The next party with the highest public support would be the PP, already with figures for 2022, with 82.5% of its annual income coming from subsidies for ordinary operation, security expenses and contributions from institutional groups from different parliaments, city councils or councils that they dedicate part of their profits to swell the national balance of the party. Practically throughout the entire mandate, the PP was in the vicinity of 35 million annual income from public sources, half of the 70 that it added easily in the years of the Government of Mariano Rajoy (end of 2011 to mid-2016).
On the opposite side would be the PSOE and Vox, whose lower ascendancy of public money is not explained by their lower electoral performance, since both were the ones that grew the most in votes and positions in 2019. Those of Pedro Sánchez are by far the party with the most variety of income, which leaves its percentage of periodic public subsidies at 67.83%.
Those of Abascal improve that ratio with 63.61%, due to those five million in income that it receives per year from affiliate fees and that cover 32% of its total budget.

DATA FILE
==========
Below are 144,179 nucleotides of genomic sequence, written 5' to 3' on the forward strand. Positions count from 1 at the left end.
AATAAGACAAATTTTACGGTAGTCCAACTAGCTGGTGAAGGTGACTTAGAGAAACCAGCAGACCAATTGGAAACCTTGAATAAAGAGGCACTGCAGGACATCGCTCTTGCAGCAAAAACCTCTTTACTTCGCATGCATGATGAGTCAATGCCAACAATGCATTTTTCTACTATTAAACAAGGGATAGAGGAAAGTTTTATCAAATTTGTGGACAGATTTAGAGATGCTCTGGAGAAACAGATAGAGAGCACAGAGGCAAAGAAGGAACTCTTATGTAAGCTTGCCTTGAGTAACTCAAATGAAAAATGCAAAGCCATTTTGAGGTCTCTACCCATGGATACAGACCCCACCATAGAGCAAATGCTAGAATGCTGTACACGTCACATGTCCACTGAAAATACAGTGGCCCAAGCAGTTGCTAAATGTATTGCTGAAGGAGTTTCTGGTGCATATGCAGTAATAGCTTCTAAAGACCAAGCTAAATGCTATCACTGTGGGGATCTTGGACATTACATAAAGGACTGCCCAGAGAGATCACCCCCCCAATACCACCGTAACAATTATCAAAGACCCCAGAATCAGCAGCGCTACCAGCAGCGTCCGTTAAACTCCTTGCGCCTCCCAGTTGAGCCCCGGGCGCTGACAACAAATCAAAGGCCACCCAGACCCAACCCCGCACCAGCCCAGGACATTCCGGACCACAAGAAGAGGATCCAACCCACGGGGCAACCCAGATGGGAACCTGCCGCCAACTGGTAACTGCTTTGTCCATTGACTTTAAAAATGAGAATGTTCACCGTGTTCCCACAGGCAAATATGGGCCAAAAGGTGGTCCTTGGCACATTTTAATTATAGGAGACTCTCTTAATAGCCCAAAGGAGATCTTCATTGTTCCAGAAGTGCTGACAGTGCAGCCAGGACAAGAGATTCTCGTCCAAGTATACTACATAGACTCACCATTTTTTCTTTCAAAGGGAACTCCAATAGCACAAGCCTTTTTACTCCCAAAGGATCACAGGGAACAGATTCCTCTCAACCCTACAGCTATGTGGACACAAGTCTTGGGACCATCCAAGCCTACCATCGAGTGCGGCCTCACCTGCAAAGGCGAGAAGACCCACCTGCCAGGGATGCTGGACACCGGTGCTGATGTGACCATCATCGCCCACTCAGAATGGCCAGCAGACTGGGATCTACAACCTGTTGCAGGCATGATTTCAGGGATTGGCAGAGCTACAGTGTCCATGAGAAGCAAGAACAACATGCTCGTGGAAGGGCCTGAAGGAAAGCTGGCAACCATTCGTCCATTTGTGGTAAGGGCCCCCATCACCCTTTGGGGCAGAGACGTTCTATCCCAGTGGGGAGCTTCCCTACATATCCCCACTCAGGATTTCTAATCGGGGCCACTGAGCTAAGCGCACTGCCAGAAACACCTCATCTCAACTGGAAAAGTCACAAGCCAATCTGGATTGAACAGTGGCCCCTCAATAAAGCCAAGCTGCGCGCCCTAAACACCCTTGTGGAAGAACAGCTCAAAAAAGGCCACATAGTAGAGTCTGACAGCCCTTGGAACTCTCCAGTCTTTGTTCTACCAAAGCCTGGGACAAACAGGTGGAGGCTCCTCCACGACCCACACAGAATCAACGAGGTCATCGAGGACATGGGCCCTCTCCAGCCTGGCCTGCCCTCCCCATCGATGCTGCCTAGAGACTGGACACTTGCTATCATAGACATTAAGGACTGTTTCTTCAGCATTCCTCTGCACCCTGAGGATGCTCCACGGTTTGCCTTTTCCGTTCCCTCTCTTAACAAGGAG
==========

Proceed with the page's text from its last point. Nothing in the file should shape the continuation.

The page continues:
In gross, no one collects as much from their supporters as the PSOE, with some ten million a year in payment of quotas by its 154,000 declared affiliates. That represents 13% of the 80 million ordinary income with which he closed 2022. Another ten million in each year Ferraz usually receives from contributions from positions and supporters in general (those who receive the most for this concept of the big four) and calls the attention to the almost three million that he consigned by lottery last year (usually around 2.5 and 3 million each year). Be that as it may, the good electoral moment has breathed air into Ferraz’s accounts. As an example, he has lowered his long-term bank debt from 32.3 million at the end of 2018 to 12.2 right now.